It used to be thought that outsourcing was a necessary evil being reserved for the activities that you could not, or did not wish to, do. The make-up of the agrochemical industry has changed significantly. The R&D based organisations have combined and disappeared while the significance
of manufacturing, distributing and trading organisations has grown greatly. Many of these new players have no internal R&D facilities and depend entirely on external partners for development and registration of their products. Getting new agrochemical products registered as quickly as
possible is absolutely critical to their profitability and a key element of any internal justification to develop. External research organisations offer the opportunity to launch activities on the critical path in parallel rather than sequentially and hence can play a part in shortening the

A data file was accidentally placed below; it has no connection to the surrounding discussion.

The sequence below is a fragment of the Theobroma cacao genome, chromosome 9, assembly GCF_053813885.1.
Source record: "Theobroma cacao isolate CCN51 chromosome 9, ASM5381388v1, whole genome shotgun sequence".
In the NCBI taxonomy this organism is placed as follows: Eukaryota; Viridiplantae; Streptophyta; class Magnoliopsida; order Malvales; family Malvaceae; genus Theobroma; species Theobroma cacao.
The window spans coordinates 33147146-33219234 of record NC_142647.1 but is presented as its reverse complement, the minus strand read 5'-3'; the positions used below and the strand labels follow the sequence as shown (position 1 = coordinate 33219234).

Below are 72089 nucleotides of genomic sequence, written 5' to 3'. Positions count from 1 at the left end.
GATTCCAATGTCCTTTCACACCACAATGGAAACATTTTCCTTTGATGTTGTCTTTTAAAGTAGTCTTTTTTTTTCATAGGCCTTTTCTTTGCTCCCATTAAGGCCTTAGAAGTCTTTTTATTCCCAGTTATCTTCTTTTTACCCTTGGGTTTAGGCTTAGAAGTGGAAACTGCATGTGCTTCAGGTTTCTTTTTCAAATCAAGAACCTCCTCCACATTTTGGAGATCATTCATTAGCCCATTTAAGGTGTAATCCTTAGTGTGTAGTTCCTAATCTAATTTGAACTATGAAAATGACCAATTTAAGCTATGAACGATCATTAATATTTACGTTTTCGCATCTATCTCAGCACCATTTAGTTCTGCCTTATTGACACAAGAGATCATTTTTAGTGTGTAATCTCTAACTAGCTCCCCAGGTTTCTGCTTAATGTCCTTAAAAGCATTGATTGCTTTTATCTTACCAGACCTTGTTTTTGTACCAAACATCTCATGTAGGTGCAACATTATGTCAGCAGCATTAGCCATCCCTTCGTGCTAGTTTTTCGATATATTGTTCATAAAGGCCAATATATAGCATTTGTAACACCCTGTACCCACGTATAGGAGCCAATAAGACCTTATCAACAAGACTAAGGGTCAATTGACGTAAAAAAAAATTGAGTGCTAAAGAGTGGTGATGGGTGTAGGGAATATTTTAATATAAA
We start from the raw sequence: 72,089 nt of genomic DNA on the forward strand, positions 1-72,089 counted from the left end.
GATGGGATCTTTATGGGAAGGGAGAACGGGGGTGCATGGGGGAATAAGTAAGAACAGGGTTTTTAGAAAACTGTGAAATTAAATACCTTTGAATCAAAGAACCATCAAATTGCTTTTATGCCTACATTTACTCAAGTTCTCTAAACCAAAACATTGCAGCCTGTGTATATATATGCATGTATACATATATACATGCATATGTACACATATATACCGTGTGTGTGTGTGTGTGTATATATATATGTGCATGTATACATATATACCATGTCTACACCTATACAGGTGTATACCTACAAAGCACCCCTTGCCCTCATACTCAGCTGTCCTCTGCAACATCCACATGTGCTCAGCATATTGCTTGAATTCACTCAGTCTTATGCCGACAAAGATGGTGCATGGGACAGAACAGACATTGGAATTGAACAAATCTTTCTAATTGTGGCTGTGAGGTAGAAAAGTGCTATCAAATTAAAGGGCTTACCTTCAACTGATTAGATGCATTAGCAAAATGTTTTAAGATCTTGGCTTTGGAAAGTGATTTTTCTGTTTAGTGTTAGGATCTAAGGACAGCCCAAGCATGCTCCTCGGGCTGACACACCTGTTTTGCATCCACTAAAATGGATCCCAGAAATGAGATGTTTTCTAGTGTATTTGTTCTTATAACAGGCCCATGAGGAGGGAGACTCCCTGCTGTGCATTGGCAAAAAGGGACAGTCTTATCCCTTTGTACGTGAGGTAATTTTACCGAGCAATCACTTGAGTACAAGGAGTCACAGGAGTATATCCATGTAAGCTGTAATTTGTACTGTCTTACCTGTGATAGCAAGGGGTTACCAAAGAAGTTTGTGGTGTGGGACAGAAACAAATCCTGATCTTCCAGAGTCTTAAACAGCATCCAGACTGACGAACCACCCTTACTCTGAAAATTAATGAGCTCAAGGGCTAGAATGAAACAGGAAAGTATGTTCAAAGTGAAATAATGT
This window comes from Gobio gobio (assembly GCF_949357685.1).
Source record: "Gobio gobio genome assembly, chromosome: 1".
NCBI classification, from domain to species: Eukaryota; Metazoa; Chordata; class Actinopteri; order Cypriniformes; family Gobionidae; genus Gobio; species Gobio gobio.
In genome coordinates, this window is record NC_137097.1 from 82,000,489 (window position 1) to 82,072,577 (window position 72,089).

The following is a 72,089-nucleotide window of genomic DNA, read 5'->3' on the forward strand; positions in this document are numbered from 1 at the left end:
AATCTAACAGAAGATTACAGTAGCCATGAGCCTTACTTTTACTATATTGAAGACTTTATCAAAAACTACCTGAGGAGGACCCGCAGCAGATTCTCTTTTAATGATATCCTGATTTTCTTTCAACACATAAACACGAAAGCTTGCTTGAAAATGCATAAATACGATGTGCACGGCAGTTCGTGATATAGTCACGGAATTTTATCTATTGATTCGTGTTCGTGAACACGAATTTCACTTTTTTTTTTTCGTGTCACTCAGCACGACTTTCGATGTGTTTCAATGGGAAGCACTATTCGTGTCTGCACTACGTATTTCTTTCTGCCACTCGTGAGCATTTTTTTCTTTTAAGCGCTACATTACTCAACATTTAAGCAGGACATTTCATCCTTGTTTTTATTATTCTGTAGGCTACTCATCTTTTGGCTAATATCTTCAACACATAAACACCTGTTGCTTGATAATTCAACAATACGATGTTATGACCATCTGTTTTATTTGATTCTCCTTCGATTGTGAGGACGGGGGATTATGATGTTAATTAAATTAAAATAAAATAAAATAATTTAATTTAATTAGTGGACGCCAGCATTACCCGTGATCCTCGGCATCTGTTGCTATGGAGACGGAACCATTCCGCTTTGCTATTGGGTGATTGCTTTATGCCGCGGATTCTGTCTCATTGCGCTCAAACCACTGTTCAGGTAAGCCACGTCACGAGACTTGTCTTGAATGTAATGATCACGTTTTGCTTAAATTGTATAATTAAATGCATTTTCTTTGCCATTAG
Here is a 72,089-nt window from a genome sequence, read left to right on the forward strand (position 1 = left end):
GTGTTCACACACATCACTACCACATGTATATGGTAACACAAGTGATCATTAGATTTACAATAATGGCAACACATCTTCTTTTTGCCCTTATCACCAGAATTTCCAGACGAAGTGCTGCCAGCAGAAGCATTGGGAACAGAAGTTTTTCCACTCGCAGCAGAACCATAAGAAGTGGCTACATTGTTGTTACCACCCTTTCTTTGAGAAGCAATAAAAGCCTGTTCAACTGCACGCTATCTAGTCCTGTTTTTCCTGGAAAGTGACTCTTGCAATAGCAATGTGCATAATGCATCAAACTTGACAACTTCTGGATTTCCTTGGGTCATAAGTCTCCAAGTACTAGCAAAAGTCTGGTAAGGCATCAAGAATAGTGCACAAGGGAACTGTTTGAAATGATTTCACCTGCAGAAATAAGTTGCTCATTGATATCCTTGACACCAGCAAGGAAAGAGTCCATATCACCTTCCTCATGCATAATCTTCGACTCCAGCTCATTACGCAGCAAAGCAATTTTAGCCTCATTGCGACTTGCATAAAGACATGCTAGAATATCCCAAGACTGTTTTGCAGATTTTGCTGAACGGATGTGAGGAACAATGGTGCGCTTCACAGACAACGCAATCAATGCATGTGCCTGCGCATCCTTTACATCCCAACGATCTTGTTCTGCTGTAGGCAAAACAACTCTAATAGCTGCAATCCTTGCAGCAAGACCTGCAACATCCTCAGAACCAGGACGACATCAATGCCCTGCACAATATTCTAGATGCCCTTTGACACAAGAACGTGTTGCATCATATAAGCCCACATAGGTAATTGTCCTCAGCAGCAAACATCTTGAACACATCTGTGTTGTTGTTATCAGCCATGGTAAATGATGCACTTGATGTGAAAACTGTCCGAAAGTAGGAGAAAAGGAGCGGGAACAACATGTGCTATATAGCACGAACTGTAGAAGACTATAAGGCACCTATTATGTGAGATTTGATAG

duration of development programs. The rise in global food prices has improved profitability in the agrochemical industry. Products which were previously financially unattractive are now able to generate worthwhile returns. A higher number of new products are coming to the market and new markets
are opening up for existing products. Getting all these new products and market opportunities registered successfully has placed a higher burden on agrochemical industry R&D resources. The regulatory barriers to product entry and continued sale of agrochemical products are getting higher.
Additional studies and assessments are required, requirements are getting tougher and in more instances higher-tier studies are needed to satisfy them. New regulations such as REACH asking for information on intermediates and formulated product constituents have added to the workload.